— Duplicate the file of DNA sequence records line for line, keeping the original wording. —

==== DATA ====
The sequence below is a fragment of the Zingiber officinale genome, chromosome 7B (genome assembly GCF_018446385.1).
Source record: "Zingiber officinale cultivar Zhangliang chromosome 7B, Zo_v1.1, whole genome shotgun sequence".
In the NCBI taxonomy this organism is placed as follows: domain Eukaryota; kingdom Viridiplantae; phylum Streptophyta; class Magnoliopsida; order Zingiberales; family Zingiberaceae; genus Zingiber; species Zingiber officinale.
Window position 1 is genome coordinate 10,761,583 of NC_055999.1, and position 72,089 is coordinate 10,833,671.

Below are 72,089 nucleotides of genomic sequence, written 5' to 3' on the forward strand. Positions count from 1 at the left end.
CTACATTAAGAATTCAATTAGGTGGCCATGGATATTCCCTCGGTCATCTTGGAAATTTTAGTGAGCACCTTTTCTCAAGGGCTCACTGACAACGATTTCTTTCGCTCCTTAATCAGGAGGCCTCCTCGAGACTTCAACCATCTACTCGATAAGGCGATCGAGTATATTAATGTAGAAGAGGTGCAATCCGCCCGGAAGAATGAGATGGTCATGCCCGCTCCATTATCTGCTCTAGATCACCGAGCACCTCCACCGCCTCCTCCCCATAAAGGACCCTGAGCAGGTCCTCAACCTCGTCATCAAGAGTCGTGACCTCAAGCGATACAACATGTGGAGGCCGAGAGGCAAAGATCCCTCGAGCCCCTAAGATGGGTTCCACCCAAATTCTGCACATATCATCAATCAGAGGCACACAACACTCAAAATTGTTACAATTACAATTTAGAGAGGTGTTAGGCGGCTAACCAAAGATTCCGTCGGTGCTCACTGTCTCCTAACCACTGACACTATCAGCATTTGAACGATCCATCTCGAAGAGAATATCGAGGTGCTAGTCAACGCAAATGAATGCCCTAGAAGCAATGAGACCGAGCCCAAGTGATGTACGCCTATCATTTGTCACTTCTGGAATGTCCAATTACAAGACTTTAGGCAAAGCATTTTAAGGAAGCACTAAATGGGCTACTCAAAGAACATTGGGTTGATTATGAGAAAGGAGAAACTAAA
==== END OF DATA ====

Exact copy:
The sequence below is a fragment of the Zingiber officinale genome, chromosome 7B (genome assembly GCF_018446385.1).
Source record: "Zingiber officinale cultivar Zhangliang chromosome 7B, Zo_v1.1, whole genome shotgun sequence".
In the NCBI taxonomy this organism is placed as follows: domain Eukaryota; kingdom Viridiplantae; phylum Streptophyta; class Magnoliopsida; order Zingiberales; family Zingiberaceae; genus Zingiber; species Zingiber officinale.
Window position 1 is genome coordinate 10,761,583 of NC_055999.1, and position 72,089 is coordinate 10,833,671.

Below are 72,089 nucleotides of genomic sequence, written 5' to 3' on the forward strand. Positions count from 1 at the left end.
CTACATTAAGAATTCAATTAGGTGGCCATGGATATTCCCTCGGTCATCTTGGAAATTTTAGTGAGCACCTTTTCTCAAGGGCTCACTGACAACGATTTCTTTCGCTCCTTAATCAGGAGGCCTCCTCGAGACTTCAACCATCTACTCGATAAGGCGATCGAGTATATTAATGTAGAAGAGGTGCAATCCGCCCGGAAGAATGAGATGGTCATGCCCGCTCCATTATCTGCTCTAGATCACCGAGCACCTCCACCGCCTCCTCCCCATAAAGGACCCTGAGCAGGTCCTCAACCTCGTCATCAAGAGTCGTGACCTCAAGCGATACAACATGTGGAGGCCGAGAGGCAAAGATCCCTCGAGCCCCTAAGATGGGTTCCACCCAAATTCTGCACATATCATCAATCAGAGGCACACAACACTCAAAATTGTTACAATTACAATTTAGAGAGGTGTTAGGCGGCTAACCAAAGATTCCGTCGGTGCTCACTGTCTCCTAACCACTGACACTATCAGCATTTGAACGATCCATCTCGAAGAGAATATCGAGGTGCTAGTCAACGCAAATGAATGCCCTAGAAGCAATGAGACCGAGCCCAAGTGATGTACGCCTATCATTTGTCACTTCTGGAATGTCCAATTACAAGACTTTAGGCAAAGCATTTTAAGGAAGCACTAAATGGGCTACTCAAAGAACATTGGGTTGATTATGAGAAAGGAGAAACTAAA